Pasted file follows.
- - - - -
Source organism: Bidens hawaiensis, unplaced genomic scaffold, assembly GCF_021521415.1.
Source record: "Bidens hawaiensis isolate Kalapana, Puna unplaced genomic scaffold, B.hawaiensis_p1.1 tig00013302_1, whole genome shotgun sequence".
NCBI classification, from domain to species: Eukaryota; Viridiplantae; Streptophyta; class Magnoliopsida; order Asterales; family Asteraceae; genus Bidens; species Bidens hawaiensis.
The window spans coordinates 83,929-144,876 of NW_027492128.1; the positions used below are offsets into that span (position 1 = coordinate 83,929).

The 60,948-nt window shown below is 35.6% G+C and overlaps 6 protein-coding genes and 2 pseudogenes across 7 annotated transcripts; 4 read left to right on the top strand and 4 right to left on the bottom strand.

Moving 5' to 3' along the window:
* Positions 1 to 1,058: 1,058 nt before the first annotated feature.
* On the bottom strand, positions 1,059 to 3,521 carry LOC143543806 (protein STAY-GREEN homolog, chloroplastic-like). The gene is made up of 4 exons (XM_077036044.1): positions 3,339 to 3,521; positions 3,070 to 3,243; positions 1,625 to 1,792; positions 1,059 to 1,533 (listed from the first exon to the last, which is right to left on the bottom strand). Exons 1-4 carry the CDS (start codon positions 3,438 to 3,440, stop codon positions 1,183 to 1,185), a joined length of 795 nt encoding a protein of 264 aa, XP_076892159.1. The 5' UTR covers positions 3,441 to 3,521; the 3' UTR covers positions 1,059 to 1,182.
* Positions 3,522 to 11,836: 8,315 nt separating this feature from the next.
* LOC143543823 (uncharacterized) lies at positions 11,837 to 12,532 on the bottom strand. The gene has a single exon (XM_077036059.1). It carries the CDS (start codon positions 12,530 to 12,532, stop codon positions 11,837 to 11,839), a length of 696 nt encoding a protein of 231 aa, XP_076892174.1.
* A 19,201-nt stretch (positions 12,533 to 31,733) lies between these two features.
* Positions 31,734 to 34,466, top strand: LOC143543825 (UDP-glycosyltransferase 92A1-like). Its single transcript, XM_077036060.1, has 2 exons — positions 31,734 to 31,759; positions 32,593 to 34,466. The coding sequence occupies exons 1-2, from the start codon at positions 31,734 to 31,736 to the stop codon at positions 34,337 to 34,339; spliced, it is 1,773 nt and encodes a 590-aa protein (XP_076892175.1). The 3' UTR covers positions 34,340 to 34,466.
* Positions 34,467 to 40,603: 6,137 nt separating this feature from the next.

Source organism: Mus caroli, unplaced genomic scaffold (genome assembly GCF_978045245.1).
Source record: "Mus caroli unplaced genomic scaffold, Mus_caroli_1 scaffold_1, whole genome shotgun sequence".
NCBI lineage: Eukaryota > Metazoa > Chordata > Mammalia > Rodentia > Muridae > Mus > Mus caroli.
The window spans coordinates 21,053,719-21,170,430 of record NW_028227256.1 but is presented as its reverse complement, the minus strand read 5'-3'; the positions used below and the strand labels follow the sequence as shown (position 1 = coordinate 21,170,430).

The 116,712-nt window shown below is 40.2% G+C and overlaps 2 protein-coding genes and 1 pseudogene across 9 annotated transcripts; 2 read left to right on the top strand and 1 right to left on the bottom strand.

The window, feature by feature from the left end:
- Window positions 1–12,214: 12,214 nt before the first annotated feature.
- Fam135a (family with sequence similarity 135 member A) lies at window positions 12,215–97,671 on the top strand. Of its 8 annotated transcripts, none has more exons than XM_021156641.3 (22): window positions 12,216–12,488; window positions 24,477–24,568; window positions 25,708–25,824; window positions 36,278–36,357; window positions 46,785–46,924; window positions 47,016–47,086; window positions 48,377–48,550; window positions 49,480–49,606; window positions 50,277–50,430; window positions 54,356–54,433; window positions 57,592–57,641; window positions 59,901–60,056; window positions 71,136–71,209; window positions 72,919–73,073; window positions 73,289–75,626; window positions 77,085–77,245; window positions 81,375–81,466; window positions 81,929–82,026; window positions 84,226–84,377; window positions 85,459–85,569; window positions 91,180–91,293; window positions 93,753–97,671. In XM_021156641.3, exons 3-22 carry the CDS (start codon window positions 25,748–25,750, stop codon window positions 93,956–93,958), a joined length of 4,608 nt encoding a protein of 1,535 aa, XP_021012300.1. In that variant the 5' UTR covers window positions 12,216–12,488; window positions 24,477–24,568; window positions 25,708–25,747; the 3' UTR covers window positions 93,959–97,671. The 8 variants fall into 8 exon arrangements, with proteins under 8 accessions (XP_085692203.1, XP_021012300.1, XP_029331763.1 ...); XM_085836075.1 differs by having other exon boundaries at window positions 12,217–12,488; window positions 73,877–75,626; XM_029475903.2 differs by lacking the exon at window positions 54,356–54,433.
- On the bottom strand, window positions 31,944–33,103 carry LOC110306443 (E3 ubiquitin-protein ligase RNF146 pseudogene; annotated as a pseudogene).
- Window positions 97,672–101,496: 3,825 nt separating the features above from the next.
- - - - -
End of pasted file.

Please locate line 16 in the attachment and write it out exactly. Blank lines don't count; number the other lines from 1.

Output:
NCBI lineage: Eukaryota > Metazoa > Chordata > Mammalia > Rodentia > Muridae > Mus > Mus caroli.